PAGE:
The two primary challengers for Queens College’s Student Government President seat met Thursday for a comprehensive debate. The debate, streamed live on Youtube, pitted incumbent Zaire Couloute of the Students Serving Students (SSS) party against challenger Luis Villa of the Students Advocating Progress party.
While Couloute and Villa seemed to agree on the majority of issues present, their backgrounds in student leadership are quite opposite. Couloute’s sister, Carmine Couloute, was the original founder of the Students Serving Students party, a fact that she acknowledged as one of the factors in her decision to seek re-election. Additionally, Couloute has served in the QC Academic Senate and has held a seat on three major administrative boards on campus, in addition to her current experience as President.
Villa is comparatively new to the political arena. Villa is a part of Couloute’s administration, serving as the co-chair of the Student Association Public Relations committee, a title he has held for 2 years. Additionally, Villa noted during the debate that he is a club leader, namely the President of the QC Arts club. Previously, Villa also served as the Co-Chair for Public Relations at Laguardia Community College.Villa insisted on being committed to serving students, if elected.
Couloute readily addressed a wide variety of issues during the debate. Couloute noted her involvement in the QC re-opening committee, as the sole student representative. She also touched on her hopes to promote more involvement in Athletics, Greek life and to cater events to include non-traditional students. Further, Couloute briefly mentioned her plans to unveil a platform that would allow students to join clubs with ease, analogous to how Club Day Spring 2021 was structured.
Couloute’s opponent, Luis Villa, spent the majority of the debate emphasizing the need to amplify the voices of club leaders on campus. Villa spoke out in favor of strengthening the Congress of Club Presidents (CCP), a governance body that unites club presidents. Villa also concurred with Couloute on a variety of the issues brought up during the debate (e.g. reopening, engaging students, etc.).
Villa addressed the controversy of his running mate, Brandon Castro, and his conservative ideals that seemed to cause concern amongst students. Villa cited his selection of Castro to be his running mate as evidence of his willingness to compromise with students across the political spectrum. Castro’s positions are points of contention among the candidates, particularly his desire to pull the Student Association out of the various social movements in which it is currently involved. Couloute’s own running mate, Cayla Kempf, already expressed concern with this idea at the Vice Presidential Debate. For her part, Couloute, when asked about the matter, opined that “I think in a campus community, respect for others should be a priority, especially as a student leader.”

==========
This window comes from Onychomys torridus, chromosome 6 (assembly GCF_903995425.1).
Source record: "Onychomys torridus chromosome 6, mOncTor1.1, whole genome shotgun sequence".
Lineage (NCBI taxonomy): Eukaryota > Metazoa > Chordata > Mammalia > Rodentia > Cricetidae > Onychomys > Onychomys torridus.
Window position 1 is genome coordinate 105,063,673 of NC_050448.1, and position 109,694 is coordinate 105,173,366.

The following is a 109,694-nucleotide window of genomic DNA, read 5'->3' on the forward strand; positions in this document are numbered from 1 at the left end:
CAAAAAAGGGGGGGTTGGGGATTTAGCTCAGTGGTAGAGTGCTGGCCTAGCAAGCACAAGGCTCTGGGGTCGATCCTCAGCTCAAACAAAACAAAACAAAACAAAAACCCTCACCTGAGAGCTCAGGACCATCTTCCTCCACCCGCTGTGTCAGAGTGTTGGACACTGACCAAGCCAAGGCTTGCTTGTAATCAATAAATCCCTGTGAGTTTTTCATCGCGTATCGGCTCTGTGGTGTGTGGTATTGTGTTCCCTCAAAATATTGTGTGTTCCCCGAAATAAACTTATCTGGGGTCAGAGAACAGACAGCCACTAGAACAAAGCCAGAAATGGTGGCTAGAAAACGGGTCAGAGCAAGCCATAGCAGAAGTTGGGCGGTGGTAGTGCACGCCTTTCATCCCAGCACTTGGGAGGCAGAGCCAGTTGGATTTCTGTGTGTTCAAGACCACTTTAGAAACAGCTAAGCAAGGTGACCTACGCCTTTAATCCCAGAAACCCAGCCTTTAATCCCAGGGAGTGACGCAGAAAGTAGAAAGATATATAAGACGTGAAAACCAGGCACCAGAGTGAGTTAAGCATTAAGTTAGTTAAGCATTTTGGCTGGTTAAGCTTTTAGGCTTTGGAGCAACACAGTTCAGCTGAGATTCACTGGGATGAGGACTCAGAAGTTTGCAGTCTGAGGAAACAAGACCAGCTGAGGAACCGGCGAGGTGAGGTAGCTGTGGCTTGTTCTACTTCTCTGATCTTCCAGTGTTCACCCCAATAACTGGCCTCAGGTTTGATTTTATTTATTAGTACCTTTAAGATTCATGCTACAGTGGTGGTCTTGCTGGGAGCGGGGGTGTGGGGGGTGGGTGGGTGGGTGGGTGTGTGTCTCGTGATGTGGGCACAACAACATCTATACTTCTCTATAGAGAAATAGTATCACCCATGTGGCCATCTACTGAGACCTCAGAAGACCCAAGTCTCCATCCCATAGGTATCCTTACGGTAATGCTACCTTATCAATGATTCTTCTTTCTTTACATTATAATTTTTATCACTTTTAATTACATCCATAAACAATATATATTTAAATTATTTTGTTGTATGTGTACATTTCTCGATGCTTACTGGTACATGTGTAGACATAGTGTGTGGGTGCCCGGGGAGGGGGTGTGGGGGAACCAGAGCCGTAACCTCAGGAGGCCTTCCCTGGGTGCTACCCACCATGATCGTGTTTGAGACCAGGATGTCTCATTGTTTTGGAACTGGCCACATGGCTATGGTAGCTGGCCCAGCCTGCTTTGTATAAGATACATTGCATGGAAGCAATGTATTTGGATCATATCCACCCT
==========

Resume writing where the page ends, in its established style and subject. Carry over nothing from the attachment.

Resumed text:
Enrique Peña, a senior majoring in political science and current student senator (SSS) spoke to The Knight News after watching the debate. “…we are in a crisis and CUNY students are suffering for so many different reasons, so we need leaders with ideas that we have not seen before,” said Peña. When asked about Students Serving Students (SSS) retaining its incumbency, Peña remained cautious yet confident, stating, “I don’t like to just consider anything a victory until it’s absolutely over and the last vote is counted.”
The Knight News reached out to Queens College President Frank Wu’s office for comment, in light of the controversy presented by Villa’s running mate, Castro . The following statement was received: “The college encourages students to participate in the Student Association electoral process and consider the qualifications and views of all candidates. The opportunity to become an informed and active voter is a cornerstone of our democracy.”
Ultimately, both candidates agreed that their interests ultimately lie in the same place: putting students first. Couloute finished her remarks by saying that “QC is such a gem. I will fight for a more connected QC, one that serves students.” Likewise, Villa vows to adhere to his “one goal,” whatever it takes.